The Lottery of Architecture

Finishing what was started at Cumbernauld

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Project description
Through the design of a housing block populated by the obscenely rich and the desperately poor, the Lottery of Architecture explores the architectural and ideological failings of Cumbernauld New Town near Glasgow.

Hailed for its innovation as it was it built in the 1950s, Cumbernauld was called The Kabul of the North on receipt of its award for Scotland’s Most Dismal Town in 2005. That the Town Centre, Geoffrey Copcutt’s idiosyncratic, megastructural centrepiece to the town, identified as Britain’s Most Hated Building in 2005, contains a food bank and is kept barely alive by the arms-length preservationism of DOCO-MOMO and the dismal economic logic of sunk costs, demonstrates the extent to which we have disappointed the ambitions of the New Town project.

Invited to design a New Utopia on the Ruins of the Welfare State, the project extends Jorge Luis Borges’ short story The Lottery in Babylon to describe a future Scotland in which every adult has an equal stake in a succession of Lotteries designating housing, profession and salary at random, with no recognisable correspondence between them. This utopian model reacts to the current social condition where it is possible to predict a series of life prospects at birth*. The project includes participation in a limited set of architectural models, house types and urban forms within this predictable cycle. In this context, places and building types can be condemned or celebrated for their class associations.

In The Lottery, notions of deserving and expectation are rendered defunct in a society where a teacher might earn a fortune and live in a slab block and a football player might earn a pittance and live in a plush Baronial Castle. Indeed this might even be the same character, from one Lottery to the next. Unlike mid-century Utopias of Equality which sought to flatten diversity in the pursuit of fairness, the Utopia of Lottery admires the dynamic range of an unequal society as a true product of market-modernity but resents those structures which restrict the full experience of that modernity.  Guaranteed a basic minimum – there is no slavery, destitution or homelessness – the participants of The Lottery abandon themselves to a life of radical diversity.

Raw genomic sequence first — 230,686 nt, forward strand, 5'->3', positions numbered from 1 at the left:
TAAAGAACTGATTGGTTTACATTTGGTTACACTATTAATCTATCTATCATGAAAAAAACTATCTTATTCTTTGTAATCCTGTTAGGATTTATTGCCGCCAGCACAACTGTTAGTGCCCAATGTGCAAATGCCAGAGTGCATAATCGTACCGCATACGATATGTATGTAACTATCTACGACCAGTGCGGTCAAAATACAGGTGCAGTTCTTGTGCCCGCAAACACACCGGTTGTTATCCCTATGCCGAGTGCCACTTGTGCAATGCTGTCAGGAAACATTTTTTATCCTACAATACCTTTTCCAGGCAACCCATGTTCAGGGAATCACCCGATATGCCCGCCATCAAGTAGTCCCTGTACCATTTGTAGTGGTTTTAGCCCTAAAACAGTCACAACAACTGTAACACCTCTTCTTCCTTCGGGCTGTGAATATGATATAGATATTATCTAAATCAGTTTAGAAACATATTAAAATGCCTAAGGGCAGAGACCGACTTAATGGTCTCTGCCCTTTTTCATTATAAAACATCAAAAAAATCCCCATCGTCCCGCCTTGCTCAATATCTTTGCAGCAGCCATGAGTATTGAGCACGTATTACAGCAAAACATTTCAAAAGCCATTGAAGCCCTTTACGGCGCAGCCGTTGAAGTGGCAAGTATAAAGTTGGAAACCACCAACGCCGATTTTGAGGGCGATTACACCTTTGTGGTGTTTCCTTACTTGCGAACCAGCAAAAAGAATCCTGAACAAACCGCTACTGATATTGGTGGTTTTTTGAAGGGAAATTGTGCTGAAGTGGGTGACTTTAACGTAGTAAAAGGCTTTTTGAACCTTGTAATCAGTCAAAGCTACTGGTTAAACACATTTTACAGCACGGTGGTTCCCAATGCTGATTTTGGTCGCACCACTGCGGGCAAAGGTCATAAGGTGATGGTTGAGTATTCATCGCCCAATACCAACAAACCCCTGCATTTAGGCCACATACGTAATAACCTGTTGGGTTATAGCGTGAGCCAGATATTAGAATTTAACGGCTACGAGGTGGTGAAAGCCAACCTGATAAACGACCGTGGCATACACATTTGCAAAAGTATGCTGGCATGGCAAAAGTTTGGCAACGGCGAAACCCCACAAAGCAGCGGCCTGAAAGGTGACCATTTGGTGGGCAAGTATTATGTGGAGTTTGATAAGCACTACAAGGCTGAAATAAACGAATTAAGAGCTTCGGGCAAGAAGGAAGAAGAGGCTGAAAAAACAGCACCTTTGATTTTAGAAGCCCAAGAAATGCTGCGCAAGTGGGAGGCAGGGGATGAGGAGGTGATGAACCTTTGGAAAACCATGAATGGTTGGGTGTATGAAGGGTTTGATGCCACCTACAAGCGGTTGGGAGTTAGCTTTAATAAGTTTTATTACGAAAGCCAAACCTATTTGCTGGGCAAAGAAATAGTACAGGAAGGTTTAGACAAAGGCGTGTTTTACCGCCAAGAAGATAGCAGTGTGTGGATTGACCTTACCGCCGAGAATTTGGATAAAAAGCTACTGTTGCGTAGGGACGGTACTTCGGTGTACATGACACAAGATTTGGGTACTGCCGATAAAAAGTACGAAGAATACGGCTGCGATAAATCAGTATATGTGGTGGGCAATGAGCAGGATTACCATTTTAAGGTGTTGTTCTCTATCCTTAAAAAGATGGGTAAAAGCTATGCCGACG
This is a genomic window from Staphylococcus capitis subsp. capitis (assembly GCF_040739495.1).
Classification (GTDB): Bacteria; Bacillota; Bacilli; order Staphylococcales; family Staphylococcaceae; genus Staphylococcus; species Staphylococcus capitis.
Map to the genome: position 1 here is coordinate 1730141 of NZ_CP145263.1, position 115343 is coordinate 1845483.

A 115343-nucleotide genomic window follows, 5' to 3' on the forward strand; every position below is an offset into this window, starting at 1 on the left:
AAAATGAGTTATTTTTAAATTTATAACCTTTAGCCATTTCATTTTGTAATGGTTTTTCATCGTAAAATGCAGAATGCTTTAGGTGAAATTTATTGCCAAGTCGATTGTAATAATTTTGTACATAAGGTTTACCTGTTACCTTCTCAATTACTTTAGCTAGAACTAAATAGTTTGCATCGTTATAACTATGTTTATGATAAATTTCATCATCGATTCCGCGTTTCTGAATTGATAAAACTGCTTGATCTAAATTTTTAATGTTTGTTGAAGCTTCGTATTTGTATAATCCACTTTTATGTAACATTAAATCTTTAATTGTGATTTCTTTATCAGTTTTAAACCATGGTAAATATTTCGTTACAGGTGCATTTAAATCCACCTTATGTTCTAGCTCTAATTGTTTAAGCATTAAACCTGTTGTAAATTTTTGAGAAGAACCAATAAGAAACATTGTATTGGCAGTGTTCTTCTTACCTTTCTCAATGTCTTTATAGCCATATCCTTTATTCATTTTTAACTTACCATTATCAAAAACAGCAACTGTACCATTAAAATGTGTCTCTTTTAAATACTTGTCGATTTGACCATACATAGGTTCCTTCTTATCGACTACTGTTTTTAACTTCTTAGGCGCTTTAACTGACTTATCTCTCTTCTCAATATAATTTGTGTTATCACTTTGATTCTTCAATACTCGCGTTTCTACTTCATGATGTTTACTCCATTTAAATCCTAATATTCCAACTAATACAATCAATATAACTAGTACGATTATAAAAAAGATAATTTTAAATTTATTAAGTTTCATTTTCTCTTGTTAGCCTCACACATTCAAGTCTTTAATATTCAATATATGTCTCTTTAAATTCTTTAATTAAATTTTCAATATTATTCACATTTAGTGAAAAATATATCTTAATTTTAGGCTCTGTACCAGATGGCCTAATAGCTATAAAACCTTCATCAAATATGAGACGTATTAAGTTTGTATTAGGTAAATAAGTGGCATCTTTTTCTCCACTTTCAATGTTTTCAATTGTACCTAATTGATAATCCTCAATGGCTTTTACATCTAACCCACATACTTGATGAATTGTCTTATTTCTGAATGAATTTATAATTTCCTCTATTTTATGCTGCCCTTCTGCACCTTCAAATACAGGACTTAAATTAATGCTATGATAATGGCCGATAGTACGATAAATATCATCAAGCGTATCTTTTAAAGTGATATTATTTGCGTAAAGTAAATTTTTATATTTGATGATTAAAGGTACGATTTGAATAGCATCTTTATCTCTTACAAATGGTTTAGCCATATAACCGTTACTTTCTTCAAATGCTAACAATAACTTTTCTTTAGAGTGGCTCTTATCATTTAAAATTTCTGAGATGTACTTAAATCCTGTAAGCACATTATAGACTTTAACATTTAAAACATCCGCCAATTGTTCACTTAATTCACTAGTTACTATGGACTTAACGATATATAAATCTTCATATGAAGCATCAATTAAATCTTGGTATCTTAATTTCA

With the energy only ever witnessed in the early days of a better nation, the participants of The Lottery undertake to create a built environment which better reflects their new values and expectations for difference.   For the first time, Cumbernauld receives a shifting, statistically-representative demographic, from the newly-obscenely rich to the suddenly-desperately poor. The project describes how the participant of The Lottery undertake to ‘complete what was started at Cumbernauld’ by exaggerating the local, dismantling the generic, and by restoring the abandoned megaform.

The Cumbernauld megaform includes a massive, monolithic, granite-clad wall of housing, corresponding to a protective wall of housing which appeared at various points in the planning proposals of the late-1950s. To achieve contemporary standards for fire escape, equal access and average flat size, the building distributes its space unequally. The relentless exterior and public spaces obscure a spatially complex, congested interior, where some doors access palaces and others access caves. Described in layered drawings and illustrations, the flats inherit veneers from the diversity of successive owners, who might line their caves in marble and gold leaf or partition their palace so that it is more affordable to heat. By proximity alone, it is impossible to tell whether the tenant of this wall of housing in Cumbernauld lives in a flat of ten square metres or ten thousand, whether they are a neurosurgeon or nanny, a millionaire or barely getting by.

Unlike Unité, the additional program generated by the wall of housing is resolved elsewhere. The reactivated megastructure acts as a civic compensation, providing relief for those designated a flat too small and warmth to those designated a flat to big, delivering cordon bleu to those who can afford it and canteens for those who can’t. Without fetishing the Town Centre as a brutal architectural object, illustrations describes how the megastructure is recanted and transformed until it surpasses the expectations of Copcutt et al.

With layered illustrations and annotated technical drawings, the project describes the social history of a strange building in a unique place and invites architects, planners and society-at-large to consider the political ideologies embedded in housing ladders and in construction methods, in building types and in urban forms.

* This ‘Lottery of Life’ emerged as a key motivation for Yes campaigners in the 2014 Referendum, which took place in the first months of this project. Discussion surrounding a deep dissatisfaction with rigid structures in society were notable by their absence in the 2015 General Election.

† As Glasgow sought to decisively address its chronic overcrowding and housing crises in the 1950s, Cumbernauld was designated to receive 80% of its tenants directly from the city’s slum-clearance programme, those identified as being most in need of housing.

A term used by Kenneth Frampton to describe the intersection of infrastructure, landscape and architecture – a proper megastructure (IE. Copcutt’s Town Centre) takes place within a megaform.


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